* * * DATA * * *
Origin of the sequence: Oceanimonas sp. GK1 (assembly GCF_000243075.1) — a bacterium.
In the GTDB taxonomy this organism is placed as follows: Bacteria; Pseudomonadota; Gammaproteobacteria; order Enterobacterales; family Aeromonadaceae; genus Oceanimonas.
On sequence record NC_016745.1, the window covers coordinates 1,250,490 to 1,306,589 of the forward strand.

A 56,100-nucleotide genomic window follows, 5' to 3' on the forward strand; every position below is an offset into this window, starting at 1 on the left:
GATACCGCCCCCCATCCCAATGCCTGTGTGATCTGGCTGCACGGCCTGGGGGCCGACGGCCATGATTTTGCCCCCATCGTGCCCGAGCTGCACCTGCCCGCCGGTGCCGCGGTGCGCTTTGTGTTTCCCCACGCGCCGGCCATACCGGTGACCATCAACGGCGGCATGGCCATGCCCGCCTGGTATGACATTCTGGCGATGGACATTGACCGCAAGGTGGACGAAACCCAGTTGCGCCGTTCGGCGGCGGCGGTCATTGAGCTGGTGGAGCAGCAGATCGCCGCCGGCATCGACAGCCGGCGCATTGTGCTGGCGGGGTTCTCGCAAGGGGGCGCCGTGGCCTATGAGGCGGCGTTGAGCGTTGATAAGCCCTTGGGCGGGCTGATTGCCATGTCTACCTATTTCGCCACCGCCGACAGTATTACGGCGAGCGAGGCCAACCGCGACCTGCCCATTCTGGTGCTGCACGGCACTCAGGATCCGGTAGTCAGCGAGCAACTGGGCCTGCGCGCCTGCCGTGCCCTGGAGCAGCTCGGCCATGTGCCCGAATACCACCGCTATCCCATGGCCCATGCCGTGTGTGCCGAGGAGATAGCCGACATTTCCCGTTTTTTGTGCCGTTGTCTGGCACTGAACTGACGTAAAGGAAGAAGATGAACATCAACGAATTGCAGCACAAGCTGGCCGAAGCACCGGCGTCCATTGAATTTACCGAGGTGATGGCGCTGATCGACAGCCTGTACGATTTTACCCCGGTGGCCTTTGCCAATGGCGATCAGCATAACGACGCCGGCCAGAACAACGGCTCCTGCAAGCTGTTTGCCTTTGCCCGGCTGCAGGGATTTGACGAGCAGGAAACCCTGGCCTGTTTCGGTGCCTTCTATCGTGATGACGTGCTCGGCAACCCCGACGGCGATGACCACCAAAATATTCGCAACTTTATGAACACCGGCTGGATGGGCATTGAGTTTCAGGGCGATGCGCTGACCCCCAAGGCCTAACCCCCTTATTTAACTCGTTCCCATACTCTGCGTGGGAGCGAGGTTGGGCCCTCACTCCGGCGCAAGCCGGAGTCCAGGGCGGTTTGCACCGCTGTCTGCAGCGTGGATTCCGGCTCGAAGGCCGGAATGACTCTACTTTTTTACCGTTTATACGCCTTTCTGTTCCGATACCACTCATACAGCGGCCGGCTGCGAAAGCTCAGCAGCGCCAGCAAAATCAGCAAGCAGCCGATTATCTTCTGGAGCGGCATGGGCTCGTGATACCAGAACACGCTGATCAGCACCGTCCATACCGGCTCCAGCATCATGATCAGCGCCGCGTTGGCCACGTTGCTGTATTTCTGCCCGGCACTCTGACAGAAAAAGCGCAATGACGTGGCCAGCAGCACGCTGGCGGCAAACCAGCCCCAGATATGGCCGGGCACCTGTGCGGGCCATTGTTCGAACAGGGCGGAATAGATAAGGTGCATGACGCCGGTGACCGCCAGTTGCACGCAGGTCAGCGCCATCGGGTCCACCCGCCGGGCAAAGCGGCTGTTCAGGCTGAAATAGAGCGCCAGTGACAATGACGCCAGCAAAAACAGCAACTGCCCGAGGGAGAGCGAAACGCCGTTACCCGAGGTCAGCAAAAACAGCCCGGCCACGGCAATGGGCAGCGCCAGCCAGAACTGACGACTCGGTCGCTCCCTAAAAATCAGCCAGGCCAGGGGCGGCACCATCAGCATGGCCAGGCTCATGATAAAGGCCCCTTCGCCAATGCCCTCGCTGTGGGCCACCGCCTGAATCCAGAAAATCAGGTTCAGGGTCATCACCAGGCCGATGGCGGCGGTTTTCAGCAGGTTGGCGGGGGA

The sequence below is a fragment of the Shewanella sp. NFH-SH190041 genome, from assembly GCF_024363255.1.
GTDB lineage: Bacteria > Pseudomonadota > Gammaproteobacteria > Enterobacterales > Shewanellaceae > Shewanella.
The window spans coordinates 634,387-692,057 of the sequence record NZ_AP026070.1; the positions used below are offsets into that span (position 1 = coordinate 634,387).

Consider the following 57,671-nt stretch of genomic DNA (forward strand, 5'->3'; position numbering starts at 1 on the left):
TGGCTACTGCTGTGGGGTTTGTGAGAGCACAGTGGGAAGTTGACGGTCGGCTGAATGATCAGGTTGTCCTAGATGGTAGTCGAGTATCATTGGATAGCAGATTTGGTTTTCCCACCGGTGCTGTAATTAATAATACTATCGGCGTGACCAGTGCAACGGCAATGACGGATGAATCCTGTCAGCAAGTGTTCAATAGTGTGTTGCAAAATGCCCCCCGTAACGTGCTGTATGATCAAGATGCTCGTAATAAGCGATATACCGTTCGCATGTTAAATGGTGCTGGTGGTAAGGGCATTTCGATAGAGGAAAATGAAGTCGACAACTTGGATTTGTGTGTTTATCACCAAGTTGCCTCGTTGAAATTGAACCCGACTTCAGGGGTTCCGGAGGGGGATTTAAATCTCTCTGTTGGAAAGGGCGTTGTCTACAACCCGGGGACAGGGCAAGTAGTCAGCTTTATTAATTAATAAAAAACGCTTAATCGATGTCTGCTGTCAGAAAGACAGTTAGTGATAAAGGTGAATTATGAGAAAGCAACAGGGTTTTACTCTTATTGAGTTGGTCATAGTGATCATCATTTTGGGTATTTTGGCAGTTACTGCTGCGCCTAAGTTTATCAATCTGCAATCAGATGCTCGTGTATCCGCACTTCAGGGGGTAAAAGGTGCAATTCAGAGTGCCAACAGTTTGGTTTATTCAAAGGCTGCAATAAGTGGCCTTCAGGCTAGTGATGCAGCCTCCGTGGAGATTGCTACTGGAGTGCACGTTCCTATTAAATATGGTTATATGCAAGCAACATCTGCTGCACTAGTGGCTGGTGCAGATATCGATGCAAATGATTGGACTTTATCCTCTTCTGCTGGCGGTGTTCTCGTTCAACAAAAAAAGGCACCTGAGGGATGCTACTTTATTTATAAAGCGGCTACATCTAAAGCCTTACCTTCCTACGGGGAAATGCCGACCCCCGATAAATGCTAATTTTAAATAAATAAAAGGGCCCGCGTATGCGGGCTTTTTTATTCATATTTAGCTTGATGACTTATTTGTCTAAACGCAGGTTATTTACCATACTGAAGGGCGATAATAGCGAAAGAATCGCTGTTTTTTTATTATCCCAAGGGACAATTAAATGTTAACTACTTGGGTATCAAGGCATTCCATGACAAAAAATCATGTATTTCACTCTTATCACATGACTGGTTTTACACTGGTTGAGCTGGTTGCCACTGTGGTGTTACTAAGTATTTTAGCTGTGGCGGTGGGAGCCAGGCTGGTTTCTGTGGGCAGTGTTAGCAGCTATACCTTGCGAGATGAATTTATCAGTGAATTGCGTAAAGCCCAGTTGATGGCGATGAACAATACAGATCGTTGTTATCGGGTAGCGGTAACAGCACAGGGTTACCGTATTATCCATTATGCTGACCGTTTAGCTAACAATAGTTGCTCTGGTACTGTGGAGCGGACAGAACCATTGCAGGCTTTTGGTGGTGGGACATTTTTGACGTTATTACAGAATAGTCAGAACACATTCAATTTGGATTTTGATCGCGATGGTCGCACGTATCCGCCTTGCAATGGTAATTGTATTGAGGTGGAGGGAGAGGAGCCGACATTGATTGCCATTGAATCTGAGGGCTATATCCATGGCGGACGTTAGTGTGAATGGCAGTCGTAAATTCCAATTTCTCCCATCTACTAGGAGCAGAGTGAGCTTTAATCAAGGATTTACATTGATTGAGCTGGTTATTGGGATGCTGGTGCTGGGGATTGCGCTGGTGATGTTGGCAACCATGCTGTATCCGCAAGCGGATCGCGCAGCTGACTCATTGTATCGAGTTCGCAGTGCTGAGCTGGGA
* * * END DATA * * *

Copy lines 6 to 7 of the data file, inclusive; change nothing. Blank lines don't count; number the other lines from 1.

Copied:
The sequence below is a fragment of the Shewanella sp. NFH-SH190041 genome, from assembly GCF_024363255.1.
GTDB lineage: Bacteria > Pseudomonadota > Gammaproteobacteria > Enterobacterales > Shewanellaceae > Shewanella.